It's been around for decades, and yet many people still don’t know exactly how it works. This foundational system is easier...
4 Minute ReadTopic: budget
Think about the last time you went Christmas shopping. You walk into the mall. You’re greeted with festive red and green decorations. You hear classic carols. You smell faint scents of nutmeg and cinnamon. And suddenly you loosen your grip on your wallet—in the spirit of Christmas.
Holiday retail sales in the United States were $619.9 billion in 2014, according to Statista.com. That’s a big chunk of change! With that much money on the line, is it really any surprise retailers are intentionally marketing to us with more than just a large “Buy One, Get One” sign at the front door?
Enter multisensory marketing—or nostalgia marketing. The general idea is that people are emotional consumers. If a product gives us warm, fuzzy feelings or triggers happy childhood memories, we’re more likely to buy it. When retailers play to our emotions—especially by appealing to more than one of our five senses—we could end up spending more money than we planned.
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This kind of marketing isn’t bad, but you should be aware of it. Here are some sensory retail techniques you might encounter while shopping for Christmas this year.
Color Your World
Let’s be honest—it’s going to be a little difficult to avoid colors during the Christmas season. But some colors have a big influence on how we view a product or shopping experience. Take red, for instance. It indicates urgency and is often targeted at impulse buyers. Blue and green, on the other hand, are calmer colors that attract careful, cautious customers. Next time you’re at the mall and see a red sales tag, take a step back and decide if you really need it or if you’re about to make an impulse buy.
Related: Want to make an impulse purchase? Find out how to work it into your budget with no guilt.
Do You Hear What I Hear?
Music affects our heart rate and influences our mood. Studies have shown slow music makes us shop longer, spending more time and . . . more money. And upbeat music, which is often played during sales, raises our excitement and encourages us to spend. During the holidays, Christmas classics might make you more nostalgic—and more willing to spend your paycheck on things you didn’t actually plan to buy.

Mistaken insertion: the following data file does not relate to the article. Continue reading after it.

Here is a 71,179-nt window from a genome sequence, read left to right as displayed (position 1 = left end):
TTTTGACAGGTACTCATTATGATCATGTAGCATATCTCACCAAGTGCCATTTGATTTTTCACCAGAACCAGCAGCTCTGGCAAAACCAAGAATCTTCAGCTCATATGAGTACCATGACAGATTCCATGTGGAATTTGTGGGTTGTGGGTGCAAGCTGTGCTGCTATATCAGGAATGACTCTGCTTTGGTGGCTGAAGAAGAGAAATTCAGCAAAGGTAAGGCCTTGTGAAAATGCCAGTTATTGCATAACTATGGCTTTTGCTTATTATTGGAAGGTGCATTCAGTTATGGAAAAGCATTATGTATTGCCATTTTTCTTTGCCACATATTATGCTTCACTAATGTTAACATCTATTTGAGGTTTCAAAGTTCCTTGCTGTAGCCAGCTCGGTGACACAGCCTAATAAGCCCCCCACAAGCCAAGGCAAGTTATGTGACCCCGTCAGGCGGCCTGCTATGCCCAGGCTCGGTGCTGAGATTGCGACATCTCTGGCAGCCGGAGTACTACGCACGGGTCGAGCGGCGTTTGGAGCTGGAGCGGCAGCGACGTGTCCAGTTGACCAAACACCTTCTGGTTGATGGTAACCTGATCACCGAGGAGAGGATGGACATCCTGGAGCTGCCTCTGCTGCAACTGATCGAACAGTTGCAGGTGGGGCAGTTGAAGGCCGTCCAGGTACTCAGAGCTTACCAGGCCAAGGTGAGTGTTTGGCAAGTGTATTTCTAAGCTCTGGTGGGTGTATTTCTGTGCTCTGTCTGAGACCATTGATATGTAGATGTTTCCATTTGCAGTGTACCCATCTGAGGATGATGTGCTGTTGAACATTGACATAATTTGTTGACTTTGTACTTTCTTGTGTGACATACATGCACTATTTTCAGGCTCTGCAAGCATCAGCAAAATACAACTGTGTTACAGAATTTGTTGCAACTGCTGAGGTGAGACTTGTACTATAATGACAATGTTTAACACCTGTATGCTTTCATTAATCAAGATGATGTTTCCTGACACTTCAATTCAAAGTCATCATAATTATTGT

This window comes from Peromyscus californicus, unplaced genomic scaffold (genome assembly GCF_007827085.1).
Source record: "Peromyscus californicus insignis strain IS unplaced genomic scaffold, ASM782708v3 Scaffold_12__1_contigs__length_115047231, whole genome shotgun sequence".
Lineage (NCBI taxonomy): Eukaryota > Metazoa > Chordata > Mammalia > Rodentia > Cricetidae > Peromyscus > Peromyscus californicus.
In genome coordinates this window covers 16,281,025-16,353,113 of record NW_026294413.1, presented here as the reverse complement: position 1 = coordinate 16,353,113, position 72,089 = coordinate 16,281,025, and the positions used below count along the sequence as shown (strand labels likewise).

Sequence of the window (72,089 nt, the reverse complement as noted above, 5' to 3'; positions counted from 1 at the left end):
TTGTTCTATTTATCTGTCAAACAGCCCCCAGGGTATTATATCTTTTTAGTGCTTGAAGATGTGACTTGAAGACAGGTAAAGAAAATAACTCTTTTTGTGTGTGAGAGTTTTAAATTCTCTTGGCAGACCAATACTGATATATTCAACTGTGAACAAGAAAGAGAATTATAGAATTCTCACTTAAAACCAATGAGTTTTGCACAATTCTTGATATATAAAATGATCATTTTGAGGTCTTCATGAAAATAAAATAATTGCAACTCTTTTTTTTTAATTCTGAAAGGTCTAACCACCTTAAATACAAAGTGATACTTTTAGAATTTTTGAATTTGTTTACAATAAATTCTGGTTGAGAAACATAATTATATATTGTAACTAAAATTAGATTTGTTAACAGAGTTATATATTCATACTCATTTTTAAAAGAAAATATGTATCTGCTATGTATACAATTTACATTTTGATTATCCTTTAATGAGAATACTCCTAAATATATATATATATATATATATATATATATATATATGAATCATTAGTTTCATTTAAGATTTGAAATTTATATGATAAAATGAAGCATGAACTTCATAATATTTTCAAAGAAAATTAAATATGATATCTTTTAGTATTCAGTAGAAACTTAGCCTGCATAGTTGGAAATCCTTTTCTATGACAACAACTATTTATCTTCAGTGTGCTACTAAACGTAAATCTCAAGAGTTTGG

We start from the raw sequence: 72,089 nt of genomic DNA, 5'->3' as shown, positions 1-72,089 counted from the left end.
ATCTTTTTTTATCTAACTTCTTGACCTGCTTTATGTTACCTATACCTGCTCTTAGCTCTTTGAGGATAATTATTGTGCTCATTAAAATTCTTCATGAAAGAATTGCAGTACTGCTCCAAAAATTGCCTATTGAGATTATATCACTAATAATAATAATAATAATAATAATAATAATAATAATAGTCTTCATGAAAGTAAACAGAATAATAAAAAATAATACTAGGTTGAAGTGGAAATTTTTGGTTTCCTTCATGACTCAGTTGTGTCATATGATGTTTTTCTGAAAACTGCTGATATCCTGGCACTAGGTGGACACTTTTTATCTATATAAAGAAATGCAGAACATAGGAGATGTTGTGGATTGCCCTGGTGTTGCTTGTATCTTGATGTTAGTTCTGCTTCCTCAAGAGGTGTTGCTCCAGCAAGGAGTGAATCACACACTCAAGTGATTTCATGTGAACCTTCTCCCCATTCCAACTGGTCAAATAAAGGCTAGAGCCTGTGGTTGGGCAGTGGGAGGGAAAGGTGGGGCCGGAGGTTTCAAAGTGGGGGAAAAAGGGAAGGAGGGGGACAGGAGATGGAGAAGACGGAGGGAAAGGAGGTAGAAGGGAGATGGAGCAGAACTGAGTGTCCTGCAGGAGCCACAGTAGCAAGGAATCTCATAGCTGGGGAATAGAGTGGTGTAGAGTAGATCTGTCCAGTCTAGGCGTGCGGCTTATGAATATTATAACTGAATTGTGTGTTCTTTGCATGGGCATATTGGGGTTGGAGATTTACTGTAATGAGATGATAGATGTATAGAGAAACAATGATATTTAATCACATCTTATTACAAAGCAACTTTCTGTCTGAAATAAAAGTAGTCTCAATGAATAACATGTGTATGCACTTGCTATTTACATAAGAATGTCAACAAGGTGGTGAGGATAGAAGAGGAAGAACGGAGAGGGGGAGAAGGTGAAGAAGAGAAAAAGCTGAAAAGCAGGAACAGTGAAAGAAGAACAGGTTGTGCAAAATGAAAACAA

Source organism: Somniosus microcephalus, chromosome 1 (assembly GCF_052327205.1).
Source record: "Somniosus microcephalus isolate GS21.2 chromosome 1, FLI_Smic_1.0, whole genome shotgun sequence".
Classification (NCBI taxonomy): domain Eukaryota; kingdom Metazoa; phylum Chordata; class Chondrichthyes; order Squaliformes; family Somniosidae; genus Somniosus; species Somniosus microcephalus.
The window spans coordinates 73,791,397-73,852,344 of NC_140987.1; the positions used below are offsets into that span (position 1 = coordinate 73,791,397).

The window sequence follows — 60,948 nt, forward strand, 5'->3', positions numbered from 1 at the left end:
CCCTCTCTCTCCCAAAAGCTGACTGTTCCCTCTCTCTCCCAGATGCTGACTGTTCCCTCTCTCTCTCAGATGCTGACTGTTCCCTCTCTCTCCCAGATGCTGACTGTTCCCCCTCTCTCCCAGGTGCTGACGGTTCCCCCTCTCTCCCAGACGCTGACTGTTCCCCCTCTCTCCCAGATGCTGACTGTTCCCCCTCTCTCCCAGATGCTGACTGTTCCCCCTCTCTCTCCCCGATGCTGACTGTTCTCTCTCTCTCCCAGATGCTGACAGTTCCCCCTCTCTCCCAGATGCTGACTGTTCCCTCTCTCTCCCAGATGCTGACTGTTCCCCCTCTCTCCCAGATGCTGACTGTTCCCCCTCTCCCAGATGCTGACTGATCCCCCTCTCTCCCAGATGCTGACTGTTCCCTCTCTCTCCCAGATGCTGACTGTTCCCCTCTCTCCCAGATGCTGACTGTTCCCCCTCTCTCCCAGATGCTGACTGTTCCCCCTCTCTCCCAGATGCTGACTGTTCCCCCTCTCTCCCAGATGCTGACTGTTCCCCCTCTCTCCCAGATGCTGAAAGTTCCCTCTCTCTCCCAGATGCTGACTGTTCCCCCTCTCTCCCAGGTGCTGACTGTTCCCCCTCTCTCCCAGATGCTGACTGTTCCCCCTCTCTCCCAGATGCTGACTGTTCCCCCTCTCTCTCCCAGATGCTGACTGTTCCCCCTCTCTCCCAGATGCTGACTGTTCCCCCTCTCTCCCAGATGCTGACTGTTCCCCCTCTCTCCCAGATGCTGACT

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The Nose Knows
The part of our brain that recognizes smells also handles our emotions and memories. So if a company can get us to associate a positive emotional scent with their products, sales go up. A study by neurologist Dr. Alan Hirsch found shoppers would pay $10 more for a pair of Nike shoes in a scented room than for an identical pair in an unscented room. Department stores are good at using scents to manipulate our spending behavior—see if you can smell sunscreen in the swimsuit section and baby powder in the infant department next time you’re there.
You Touch It, You Buy It
You see a cashmere sweater in the mall and just have to reach out and touch it. Or what about that sleek silver laptop? We’ve all done it. It turns out that’s exactly what retailers want you to do. A study from Ohio State University found shoppers can develop a sense of ownership before they even buy a product—especially if they touch or hold it. Moral of the story? If you touch it, you’re more likely to buy it.
There’s nothing wrong with getting caught up in the holiday cheer! Just remember, there’s a lot of planning that goes into how store (and online) shopping experiences are thought up, so you need to stick to your budget. After all, the holiday season alone accounts for 20–40% of a retailer’s annual sales, according to the National Retail Federation. But if you keep these marketing techniques in mind while shopping, you can save yourself from a season filled with buyer’s remorse.
Want to learn how to budget? Looking for ways to get out of debt? Or maybe you want to bless someone else? Check out our Dave’s Deals here!